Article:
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Re: Journalism Ethics

In a message dated 08/06/2000 10:54:08 AM Eastern Daylight Time, Dib9 writes:

<< A commentator is paid for his or her opinion.  A journalist is supposedly 
objectively reporting the facts.  When someone paid to provide opinions also 
does ads, I do not see a conflict.  When someone who is supposed to be a 
reporter uses some of their credibility for commercial purposes, I do see a 
problem. >>

you still did not answer my question:  when Rush Limbaugh (to be totally 
specific now) who is a talk show host AND commentator reports to his 
listeners items as FACTS, he is no longer a commentator.  he is now a 
journalist/reporter, as he himself tells me, that he is providing the true 
story held in his "formerly nicotined-stained fingers", the story that one 
would not hear on the liberal/democ.media.
   so when Rush becomes a reporter, and yet can lend his name and likeness to 
his own profit (ie:  books, tv shows, etc)., is that not the same thing of 
which you seem sour????
   and again:  Doug, in this case, is inviting the viewers to purchase a copy 
of a news event that seemed to have had the undivided interest of almost a 
half-million people who lined the shores of Portland Harbor...  he is not 
selling airchecks.  and he was probably told by his news 
director/and-or/station manager to "just read the script".  neither is he 
selling pizzas or cars in this case.

and additionally, Dan asked:
<<Now it's OK for the anchor of the 6PM News to do ads?>>

   why not.  if Doug or Jack Williams or Chet or Peter Jennings or Dan wanna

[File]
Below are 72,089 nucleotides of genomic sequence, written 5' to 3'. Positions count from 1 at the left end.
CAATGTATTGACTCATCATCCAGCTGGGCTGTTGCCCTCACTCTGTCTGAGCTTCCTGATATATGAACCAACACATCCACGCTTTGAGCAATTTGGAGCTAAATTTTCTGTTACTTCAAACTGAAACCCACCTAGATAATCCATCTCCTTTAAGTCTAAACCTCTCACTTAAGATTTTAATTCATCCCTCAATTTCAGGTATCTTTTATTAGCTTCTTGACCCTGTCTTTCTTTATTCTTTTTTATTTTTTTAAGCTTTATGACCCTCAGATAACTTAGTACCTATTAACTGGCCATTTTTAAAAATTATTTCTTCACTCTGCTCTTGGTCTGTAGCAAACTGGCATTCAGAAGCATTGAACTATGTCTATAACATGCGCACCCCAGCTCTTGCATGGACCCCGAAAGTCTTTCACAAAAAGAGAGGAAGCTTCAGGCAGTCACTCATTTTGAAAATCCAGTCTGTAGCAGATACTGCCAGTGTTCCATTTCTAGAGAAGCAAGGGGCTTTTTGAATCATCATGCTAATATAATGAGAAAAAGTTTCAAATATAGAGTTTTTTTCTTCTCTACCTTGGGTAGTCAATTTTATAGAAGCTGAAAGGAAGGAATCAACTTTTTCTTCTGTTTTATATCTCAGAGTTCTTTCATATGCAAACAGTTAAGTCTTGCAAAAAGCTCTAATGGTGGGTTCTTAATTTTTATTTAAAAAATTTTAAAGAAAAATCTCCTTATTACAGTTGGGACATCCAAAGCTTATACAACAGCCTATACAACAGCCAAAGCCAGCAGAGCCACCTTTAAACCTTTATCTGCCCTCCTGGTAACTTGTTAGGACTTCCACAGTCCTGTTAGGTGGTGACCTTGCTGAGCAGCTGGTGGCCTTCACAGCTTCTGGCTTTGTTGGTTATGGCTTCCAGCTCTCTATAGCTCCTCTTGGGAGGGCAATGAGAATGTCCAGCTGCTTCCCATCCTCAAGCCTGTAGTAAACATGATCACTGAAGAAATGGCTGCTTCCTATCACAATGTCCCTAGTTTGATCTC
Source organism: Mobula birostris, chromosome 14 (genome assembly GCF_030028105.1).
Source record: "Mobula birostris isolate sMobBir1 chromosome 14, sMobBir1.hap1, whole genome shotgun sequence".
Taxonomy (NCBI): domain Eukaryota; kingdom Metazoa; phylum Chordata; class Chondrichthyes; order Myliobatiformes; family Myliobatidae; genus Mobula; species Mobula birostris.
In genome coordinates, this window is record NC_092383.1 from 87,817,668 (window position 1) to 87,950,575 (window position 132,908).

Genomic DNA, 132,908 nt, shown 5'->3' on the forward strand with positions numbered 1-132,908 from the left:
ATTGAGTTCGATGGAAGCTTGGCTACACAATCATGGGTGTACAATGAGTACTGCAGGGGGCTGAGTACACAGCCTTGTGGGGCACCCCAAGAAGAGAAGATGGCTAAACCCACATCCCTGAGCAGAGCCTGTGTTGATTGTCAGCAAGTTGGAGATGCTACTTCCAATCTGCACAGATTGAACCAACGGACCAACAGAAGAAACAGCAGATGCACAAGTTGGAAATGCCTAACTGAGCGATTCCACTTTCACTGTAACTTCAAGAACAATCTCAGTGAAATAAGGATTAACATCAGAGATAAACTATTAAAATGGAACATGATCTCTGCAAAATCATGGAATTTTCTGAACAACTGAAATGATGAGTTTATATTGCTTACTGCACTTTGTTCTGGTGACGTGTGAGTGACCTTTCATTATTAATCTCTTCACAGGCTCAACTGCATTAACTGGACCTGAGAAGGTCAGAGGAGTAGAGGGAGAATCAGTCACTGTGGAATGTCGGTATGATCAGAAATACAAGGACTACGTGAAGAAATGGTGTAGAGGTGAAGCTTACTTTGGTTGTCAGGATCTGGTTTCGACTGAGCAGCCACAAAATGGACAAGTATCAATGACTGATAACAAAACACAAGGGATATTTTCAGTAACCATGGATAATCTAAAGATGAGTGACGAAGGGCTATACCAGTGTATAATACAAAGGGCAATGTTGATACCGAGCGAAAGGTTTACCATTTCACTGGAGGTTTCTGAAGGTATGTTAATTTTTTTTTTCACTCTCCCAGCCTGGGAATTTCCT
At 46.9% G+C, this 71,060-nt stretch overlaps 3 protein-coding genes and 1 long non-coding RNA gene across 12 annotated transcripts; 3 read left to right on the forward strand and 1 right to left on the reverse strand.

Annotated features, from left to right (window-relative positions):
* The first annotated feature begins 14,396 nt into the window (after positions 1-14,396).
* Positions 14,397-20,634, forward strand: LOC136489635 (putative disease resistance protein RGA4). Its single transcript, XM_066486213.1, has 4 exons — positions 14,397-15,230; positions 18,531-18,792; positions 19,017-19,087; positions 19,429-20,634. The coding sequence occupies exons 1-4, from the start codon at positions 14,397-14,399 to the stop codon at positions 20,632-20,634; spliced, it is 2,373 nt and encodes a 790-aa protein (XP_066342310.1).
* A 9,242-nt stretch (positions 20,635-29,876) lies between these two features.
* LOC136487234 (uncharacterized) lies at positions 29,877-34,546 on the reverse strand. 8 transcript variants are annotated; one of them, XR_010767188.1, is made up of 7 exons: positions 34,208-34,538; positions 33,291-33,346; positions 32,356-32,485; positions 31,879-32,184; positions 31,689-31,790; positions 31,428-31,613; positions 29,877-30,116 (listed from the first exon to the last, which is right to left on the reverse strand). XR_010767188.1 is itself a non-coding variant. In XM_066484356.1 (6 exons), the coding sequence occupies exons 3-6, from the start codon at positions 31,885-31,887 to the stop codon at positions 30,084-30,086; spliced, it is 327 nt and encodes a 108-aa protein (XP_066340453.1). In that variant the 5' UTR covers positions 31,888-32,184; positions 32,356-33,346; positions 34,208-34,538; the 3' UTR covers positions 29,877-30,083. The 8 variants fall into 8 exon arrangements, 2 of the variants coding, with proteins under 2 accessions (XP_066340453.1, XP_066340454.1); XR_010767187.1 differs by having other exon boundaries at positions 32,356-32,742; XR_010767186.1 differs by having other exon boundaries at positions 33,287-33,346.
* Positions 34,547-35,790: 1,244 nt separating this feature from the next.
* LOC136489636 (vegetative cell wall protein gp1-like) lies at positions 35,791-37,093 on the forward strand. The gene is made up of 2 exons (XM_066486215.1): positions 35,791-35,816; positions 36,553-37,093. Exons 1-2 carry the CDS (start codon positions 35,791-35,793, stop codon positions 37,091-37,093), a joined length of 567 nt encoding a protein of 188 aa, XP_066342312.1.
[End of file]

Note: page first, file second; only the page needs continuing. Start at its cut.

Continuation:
step in front of the camera and, with a sweeping gesture of their 
Timex-wrapped wrist (oops, did i bring into play yet another long-standing 
"violation" of this discussion???) point to a lot full of cars and intone 
that "... great selection and some pretty darn good prices...".  advertising 
is NOT always lies.  ( i hate to shatter bubble and the Secret Oath of 
Secrecy)  sometimes, an advertiser actually uses the simple truth to the 
message out.  and if the message is truth, then why should there be any sort 
of problem with the messenger????  
   calling to mind the previous example of ethical conundrums, a news 
reporter who has an interest beyond the scope of an objective observer would, 
and usually does, tell the news director to find someone else to do the 
story.  if "Scoop's" brother-in-law owns the land on which the toxic waste 
was found or owned the dealership which sold all of those exploding Pintos 
and Corvairs, then Scoop would, hopefully, have to "beg off" the assignment.  
if Scoop didn't, then Scoop was probably not too possessed of the 
aforementioned ethics to begin with.  and one would hope that Scoop would, if 
he'd done the commercial for ConvenientToxicDumps'R'Us or 
MySis'sHubby'sUsedCars, exercise the ethical guidelines to not report any 
story involving the former client.

- -Chuck Igo